Kota’s “competitive atmosphere” attracts people from all parts of the country. The student deaths, however, has gained it some notoriety too.
For those who have been living in Kota for more than a year, a suicide and the subsequent media report means a frantic call from home. And most of the parents, according to students, have a standard way of addressing the concern – “he or she need not have committed suicide...you must not take any stress”.
“The concern is always there. My father tells me not to worry if I am unable to crack the exam,” says Vandana Bharti, a native of Saharsa, Bihar, a Class 12 student at a school in Kota. She is also preparing for the NEET.
Prabhat Kumar has reached Kota from Muzaffarpur in Bihar. He says his son wanted to come to Kota immediately after Class 10 examinations to prepare for IIT-JEE. “But I told him to wait for two years. One reason was the reports of depression and suicides that emanate from here,” says Kumar, an advocate at Muzaffarpur civil court.
Kumar adds that he would have been fine with his son pursuing a graduation degree and that his son was free to come back home anytime he felt he was unable to handle the pressure.
Antaryami Kaushik, a resident of Sri Ganganagar is in Kota to get his 16-year-old son admitted to a coaching institute. Kaushik says his wife will stay with their son as he prepares for IIT-JEE. “The son of a close friend is also staying here with my son. My wife and my friend’s wife will alternately come and stay here with the children,” says Kaushik, a teacher in a government college.
Celebrations at a coaching institute after one of its student was declared the topper of JEE MAINS 2017. (AH Zaidi/HT Photo)
Kaushik adds that the main reason he wants his wife to stay with the children is the disquiet caused by the reports of suicides.
Life moves on
While the fears do encroach upon the hearts and minds of parents, it has not deterred them from sending their children to Kota. Incidentally, none of the students HT talked to said that they were forced into the competition by their parents.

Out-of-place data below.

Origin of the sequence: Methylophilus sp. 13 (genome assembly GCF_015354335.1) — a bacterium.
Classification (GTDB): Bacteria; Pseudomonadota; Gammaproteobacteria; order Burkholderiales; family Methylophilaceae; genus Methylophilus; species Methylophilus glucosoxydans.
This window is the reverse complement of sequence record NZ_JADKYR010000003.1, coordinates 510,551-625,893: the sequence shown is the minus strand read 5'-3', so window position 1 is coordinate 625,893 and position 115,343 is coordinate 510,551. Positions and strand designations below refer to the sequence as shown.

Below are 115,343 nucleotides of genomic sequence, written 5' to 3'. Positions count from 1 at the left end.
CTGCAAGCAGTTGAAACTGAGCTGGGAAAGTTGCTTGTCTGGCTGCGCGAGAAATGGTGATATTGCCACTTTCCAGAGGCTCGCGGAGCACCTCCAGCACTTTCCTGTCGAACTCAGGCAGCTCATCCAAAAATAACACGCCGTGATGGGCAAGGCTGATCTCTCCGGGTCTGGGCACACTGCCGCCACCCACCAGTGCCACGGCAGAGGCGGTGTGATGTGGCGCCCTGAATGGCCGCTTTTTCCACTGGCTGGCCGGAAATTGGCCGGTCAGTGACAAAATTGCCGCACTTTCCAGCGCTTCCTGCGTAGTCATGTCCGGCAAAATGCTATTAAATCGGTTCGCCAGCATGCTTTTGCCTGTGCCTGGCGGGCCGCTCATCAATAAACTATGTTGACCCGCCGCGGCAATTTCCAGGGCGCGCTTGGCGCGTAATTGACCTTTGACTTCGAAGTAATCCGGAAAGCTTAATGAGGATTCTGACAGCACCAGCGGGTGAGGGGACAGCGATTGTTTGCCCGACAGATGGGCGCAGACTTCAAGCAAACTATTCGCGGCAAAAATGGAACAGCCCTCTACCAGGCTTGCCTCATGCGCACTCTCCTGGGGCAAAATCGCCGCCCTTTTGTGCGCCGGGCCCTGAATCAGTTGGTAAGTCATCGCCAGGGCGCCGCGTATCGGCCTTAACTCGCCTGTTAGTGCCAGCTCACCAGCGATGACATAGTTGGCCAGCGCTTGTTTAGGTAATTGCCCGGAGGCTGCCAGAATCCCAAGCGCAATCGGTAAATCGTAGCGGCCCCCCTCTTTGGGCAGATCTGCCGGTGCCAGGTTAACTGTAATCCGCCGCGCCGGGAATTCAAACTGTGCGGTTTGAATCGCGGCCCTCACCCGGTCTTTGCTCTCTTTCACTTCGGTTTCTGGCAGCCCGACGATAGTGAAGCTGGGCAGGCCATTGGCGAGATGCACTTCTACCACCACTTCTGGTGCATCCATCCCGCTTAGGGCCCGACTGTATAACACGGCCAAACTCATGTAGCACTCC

Kota has six to eight major coaching institutes, apart from some 35 minor ones, according to district administration.
“The coaching industry in Kota has grown consistently in the past decade, both in terms of enrolment as well as the number of coaching institutes. Many a times, a group of teachers defect from a major institute and establish their own setup, so the number keeps growing,” says Rajeev Jain, professor of management studies at University of Kota.
Allen Career Institute, the biggest player in the coaching industry, has 79,000 enrolled students. The number was 60,000 three years ago.
Another major institute, Resonance has some 25,000 students at its Kota centres. The institute too has registered a growth of few thousand in the past three years, an official from the institute said.
As the evening approaches and the temperatures dip, more uniformed students appear on the streets. Some hang around food joints, some go about talking on their cellphones -- one goes around fidgeting with a Rubik’s cube – while a giant TV screen plays promotional videos with bytes of former toppers vouching for the coaching institutes.
The coaching industry of India’s coaching capital marches on with its usual ruthlessness